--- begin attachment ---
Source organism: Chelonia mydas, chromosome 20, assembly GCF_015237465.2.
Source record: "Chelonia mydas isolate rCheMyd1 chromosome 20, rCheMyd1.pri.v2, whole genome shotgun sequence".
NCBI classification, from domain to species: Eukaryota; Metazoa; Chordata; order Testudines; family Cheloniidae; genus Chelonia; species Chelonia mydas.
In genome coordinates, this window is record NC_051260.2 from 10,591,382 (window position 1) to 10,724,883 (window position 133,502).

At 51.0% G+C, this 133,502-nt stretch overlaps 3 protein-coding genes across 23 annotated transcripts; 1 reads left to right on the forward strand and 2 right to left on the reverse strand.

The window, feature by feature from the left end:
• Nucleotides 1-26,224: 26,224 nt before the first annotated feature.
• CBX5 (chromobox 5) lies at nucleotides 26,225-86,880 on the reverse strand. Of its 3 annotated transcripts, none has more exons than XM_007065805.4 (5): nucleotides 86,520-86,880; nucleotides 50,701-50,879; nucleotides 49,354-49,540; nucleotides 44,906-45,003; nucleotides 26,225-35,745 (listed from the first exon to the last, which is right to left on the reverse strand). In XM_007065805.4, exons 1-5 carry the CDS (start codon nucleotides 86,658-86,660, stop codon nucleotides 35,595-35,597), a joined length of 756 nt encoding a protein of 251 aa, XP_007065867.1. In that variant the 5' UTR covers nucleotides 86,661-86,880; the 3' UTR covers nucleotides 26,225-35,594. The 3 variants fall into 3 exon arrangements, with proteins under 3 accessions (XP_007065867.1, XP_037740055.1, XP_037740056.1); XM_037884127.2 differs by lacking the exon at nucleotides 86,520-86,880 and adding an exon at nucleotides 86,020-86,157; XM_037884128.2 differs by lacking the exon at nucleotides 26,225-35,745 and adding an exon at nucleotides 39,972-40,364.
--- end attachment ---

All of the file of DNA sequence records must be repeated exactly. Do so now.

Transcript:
Source organism: Chelonia mydas, chromosome 20, assembly GCF_015237465.2.
Source record: "Chelonia mydas isolate rCheMyd1 chromosome 20, rCheMyd1.pri.v2, whole genome shotgun sequence".
NCBI classification, from domain to species: Eukaryota; Metazoa; Chordata; order Testudines; family Cheloniidae; genus Chelonia; species Chelonia mydas.
In genome coordinates, this window is record NC_051260.2 from 10,591,382 (window position 1) to 10,724,883 (window position 133,502).

At 51.0% G+C, this 133,502-nt stretch overlaps 3 protein-coding genes across 23 annotated transcripts; 1 reads left to right on the forward strand and 2 right to left on the reverse strand.

The window, feature by feature from the left end:
• Nucleotides 1-26,224: 26,224 nt before the first annotated feature.
• CBX5 (chromobox 5) lies at nucleotides 26,225-86,880 on the reverse strand. Of its 3 annotated transcripts, none has more exons than XM_007065805.4 (5): nucleotides 86,520-86,880; nucleotides 50,701-50,879; nucleotides 49,354-49,540; nucleotides 44,906-45,003; nucleotides 26,225-35,745 (listed from the first exon to the last, which is right to left on the reverse strand). In XM_007065805.4, exons 1-5 carry the CDS (start codon nucleotides 86,658-86,660, stop codon nucleotides 35,595-35,597), a joined length of 756 nt encoding a protein of 251 aa, XP_007065867.1. In that variant the 5' UTR covers nucleotides 86,661-86,880; the 3' UTR covers nucleotides 26,225-35,594. The 3 variants fall into 3 exon arrangements, with proteins under 3 accessions (XP_007065867.1, XP_037740055.1, XP_037740056.1); XM_037884127.2 differs by lacking the exon at nucleotides 86,520-86,880 and adding an exon at nucleotides 86,020-86,157; XM_037884128.2 differs by lacking the exon at nucleotides 26,225-35,745 and adding an exon at nucleotides 39,972-40,364.